The story of ‘Dune Messiah’ is filled with emotional rollercoasters, intense paradoxical arguments, and complex dialoguing portrayed with quotes.
The flesh surrenders itself. Eternity takes back its own. Our bodies stirred these waters briefly, danced with a certain intoxication before the love of life and self, dealt with a few strange ideas, then submitted to the instruments of time. What can we say of this? I occurred. I am not yet, I occurred.
Time is an element that proved to be an enemy to the protagonist of ‘Dune Messiah.’ Though Paul conquered his enemies and ascended the throne as emperor, the weight of his success began to wane his prescience and power. Admitting to his failures, Paul lost the test of time. Time takes back the flesh but eternity continues life.
Here lies a toppled god. His fall was not a small one. We did but build his pedestal, a narrow and a tall one.
Paul Atreides was a hero who fell from the pinnacle of his success. From being the most powerful emperor to a blind man walking into the desert. ‘Dune Messiah’ showed how a hero is never far from crashing down. Revered by many as a God, time tested Paul and stripped him of everything that made him special.
Empires do not suffer emptiness of purpose at the time of their creation. It is when they have become established that aims are lost and replaced by vague rituals.
A crucial question that ‘Dune Messiah’ asks is, what next after you have it all? Frank Herbert used the quote above to explain that massive governments and empires crumble because they lose their sense of advancement and purpose with time.
They are not mad. They’re trained to believe, not to know. Belief can be manipulated. Only knowledge is dangerous.
The quote above shows just how dangerous the lack of knowledge gets. Though it seems to antagonize knowledge, it talks about how knowing kills blind belief. Frank Herbert used this quote to explain the dangers of religion when there is no knowledge.
Religion, too, is a weapon. What manner of weapon is religion when it becomes the government?
The quote above asks a question that sparks both fear and mysteriousness. Frank Herbert always hated the idea of governments having sole power over everything. However, he asked an even terrifying question in ‘Dune Messiah’ involving governments and religion.
Governments and Power
Constitutions become the ultimate tyranny. They’re organized power on such a scale as to be overwhelming. The constitution is social power mobilized and it has no conscience. It can crush the highest and the lowest, removing all dignity and individuality. It has an unstable balance point and no limitations.
Paul Atreides realized that the key to preventing doom was to create a path that placed it on the track of exploration and free thought. However, he soon discovered that an enemy to his plan was the idea of a constitution. To Paul, constitutions make people mindlessly follow rules that cage their individuality and sense of exploration.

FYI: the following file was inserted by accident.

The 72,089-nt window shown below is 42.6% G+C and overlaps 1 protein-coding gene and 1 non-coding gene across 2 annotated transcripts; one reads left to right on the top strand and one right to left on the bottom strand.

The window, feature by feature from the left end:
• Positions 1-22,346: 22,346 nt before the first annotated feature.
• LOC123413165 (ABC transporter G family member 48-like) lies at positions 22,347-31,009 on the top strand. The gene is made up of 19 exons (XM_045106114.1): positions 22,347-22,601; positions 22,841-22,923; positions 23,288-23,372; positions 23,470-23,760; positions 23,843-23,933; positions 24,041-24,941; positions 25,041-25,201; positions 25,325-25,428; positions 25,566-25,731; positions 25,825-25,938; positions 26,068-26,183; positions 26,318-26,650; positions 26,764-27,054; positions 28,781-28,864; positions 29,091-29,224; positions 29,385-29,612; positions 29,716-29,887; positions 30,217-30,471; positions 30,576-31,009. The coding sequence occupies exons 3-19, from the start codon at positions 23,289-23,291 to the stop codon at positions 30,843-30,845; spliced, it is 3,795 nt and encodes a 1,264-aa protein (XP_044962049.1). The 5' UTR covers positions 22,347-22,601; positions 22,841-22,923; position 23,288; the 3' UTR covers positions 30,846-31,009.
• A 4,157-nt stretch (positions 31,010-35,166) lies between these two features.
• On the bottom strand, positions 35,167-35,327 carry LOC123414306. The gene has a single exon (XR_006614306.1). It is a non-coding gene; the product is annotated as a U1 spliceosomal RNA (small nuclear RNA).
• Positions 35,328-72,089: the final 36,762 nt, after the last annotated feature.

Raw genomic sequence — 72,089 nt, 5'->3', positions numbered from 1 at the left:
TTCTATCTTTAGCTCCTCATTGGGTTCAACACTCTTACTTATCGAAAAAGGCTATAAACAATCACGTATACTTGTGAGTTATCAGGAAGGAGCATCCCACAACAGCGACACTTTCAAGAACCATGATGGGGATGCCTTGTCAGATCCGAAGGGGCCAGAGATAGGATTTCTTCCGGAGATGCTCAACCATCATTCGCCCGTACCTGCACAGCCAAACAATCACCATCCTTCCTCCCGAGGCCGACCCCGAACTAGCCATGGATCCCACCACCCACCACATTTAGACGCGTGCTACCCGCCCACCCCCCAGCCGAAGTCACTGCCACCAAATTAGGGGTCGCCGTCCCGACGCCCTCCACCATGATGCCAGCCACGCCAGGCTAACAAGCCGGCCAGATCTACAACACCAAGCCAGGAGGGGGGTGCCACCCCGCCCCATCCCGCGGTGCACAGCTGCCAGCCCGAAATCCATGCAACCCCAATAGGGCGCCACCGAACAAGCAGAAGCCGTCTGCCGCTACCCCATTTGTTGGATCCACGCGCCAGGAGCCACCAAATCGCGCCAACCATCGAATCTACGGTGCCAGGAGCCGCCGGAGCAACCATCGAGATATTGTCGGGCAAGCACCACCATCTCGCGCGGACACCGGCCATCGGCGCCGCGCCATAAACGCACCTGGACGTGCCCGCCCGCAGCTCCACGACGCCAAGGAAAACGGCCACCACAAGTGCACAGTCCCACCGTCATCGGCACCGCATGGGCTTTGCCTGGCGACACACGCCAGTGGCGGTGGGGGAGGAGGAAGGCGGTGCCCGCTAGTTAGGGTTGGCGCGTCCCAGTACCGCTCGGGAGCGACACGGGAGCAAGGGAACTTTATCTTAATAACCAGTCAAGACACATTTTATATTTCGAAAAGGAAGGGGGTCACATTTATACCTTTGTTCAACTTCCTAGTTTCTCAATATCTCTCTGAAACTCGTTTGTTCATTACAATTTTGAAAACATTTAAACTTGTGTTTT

There exists a limit to the force even the most powerful may apply without destroying themselves. Judging this limit is the true artistry of government. Misuse of power is the fatal sin. The law cannot be a tool of vengeance, never a hostage, nor a fortification against the martyrs it has created. You cannot threaten any individual and escape the consequences.
The quote above shows a picture of how good governments are at controlling people. Paul knew that power was something that could lead to doom. He even admitted to being a tyrant killer of the likes of Adolf Hitler and Genghis Khan.
Truth suffers from too much analysis.
One thing Frank Herbert propagated was the idea that the truth was simple. However, he also stated that overthinking is a threat to reasoning. The truth is precise and accurate.
Some lies are easier to believe than the truth.
The truth is plain and accurate. However, it is harder to believe the truth because a lie always appeals to our human nature of hope and denial.
And loyalty is a valued commodity. It can be sold, not bought, but sold.
The quote above gives an in-depth analysis of loyalty. It explains that loyalty is something you could never buy unless someone willingly gives it to you. Our nature is to be loyal, and the quote portrays just how valuable that loyalty is.
What does Paul Atreides become in Dune Messiah?
In ‘Dune Messiah,’ Paul becomes the emperor and launches a jihad on the universe leading to the death of 61 billion people.
What do the worms in Dune Messiah eat?
How did Paul go blind?
Paul goes blind after an atomic weapon called a stone burner gets detonated to kill him. He survives the blast, but the radiation destroys his eyes, rendering him blind.
Can Paul Atreides see the future?
On exposure to Spice, Paul’s prescience got unlocked, granting him the ability to see into the distant future.